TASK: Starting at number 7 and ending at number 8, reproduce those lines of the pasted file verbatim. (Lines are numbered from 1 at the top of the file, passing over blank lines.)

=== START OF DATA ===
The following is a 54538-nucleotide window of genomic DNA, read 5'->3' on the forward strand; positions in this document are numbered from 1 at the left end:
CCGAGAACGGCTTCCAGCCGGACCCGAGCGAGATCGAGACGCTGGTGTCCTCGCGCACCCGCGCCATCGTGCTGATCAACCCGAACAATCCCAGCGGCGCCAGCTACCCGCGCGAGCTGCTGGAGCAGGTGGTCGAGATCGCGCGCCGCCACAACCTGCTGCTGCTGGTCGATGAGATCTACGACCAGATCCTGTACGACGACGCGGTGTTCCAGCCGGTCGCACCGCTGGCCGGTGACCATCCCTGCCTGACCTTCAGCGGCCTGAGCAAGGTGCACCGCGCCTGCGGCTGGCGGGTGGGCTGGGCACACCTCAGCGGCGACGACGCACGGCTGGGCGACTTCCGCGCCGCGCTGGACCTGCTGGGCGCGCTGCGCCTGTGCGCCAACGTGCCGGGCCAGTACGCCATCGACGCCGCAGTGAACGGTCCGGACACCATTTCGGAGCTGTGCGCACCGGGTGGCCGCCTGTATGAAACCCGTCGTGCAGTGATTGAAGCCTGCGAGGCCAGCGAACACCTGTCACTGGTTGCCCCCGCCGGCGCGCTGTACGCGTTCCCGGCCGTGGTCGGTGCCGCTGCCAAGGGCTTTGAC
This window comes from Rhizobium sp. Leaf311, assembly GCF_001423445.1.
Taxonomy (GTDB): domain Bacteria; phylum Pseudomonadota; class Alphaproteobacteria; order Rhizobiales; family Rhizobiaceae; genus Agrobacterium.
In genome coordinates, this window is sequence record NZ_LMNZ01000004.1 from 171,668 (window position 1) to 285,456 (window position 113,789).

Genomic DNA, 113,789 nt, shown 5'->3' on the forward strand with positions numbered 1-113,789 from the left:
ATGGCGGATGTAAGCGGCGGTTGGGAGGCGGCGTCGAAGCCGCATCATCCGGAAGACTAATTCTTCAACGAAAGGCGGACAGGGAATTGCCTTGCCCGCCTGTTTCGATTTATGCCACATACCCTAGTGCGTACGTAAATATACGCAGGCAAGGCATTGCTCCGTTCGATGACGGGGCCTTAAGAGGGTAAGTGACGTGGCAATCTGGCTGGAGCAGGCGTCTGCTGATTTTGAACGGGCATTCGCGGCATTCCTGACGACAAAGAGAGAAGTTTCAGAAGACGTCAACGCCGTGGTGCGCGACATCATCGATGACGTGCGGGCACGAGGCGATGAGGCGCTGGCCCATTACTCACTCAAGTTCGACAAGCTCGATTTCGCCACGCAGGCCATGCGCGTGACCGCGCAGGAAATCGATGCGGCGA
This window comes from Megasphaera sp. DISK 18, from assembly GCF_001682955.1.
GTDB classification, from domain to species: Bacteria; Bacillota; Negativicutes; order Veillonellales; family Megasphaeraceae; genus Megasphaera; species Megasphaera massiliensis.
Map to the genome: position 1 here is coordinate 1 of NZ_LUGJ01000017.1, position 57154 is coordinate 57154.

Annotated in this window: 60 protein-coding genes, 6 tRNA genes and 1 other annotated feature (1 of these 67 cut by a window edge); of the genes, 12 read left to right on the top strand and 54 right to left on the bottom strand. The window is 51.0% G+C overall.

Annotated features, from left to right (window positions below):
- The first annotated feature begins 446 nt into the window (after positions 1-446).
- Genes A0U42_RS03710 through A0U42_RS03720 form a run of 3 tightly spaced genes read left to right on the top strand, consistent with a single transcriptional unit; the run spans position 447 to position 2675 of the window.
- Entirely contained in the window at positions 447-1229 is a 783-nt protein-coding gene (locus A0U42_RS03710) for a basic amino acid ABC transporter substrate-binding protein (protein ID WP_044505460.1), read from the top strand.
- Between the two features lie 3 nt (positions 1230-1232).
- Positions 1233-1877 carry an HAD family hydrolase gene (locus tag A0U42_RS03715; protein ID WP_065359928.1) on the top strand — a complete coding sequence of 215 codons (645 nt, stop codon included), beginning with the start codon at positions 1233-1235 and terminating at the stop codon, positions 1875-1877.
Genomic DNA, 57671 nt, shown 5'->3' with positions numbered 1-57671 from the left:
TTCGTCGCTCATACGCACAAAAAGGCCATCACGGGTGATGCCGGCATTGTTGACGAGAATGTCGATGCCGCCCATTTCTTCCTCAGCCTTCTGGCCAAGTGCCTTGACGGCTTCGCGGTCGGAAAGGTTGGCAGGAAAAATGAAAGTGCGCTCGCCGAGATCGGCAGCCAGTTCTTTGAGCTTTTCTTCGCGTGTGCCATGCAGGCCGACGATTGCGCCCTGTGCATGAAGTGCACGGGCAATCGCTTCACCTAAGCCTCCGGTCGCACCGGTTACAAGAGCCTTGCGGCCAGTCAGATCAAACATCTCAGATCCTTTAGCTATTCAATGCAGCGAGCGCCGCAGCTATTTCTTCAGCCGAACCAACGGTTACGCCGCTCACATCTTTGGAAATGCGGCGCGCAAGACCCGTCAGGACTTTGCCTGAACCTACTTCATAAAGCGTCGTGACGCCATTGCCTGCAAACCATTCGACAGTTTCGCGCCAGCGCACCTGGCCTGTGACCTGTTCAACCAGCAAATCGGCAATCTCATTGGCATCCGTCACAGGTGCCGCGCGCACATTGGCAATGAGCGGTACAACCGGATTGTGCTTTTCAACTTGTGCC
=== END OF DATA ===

ATGGCGGATGTAAGCGGCGGTTGGGAGGCGGCGTCGAAGCCGCATCATCCGGAAGACTAATTCTTCAACGAAAGGCGGACAGGGAATTGCCTTGCCCGCCTGTTTCGATTTATGCCACATACCCTAGTGCGTACGTAAATATACGCAGGCAAGGCATTGCTCCGTTCGATGACGGGGCCTTAAGAGGGTAAGTGACGTGGCAATCTGGCTGGAGCAGGCGTCTGCTGATTTTGAACGGGCATTCGCGGCATTCCTGACGACAAAGAGAGAAGTTTCAGAAGACGTCAACGCCGTGGTGCGCGACATCATCGATGACGTGCGGGCACGAGGCGATGAGGCGCTGGCCCATTACTCACTCAAGTTCGACAAGCTCGATTTCGCCACGCAGGCCATGCGCGTGACCGCGCAGGAAATCGATGCGGCGA
This window comes from Megasphaera sp. DISK 18, from assembly GCF_001682955.1.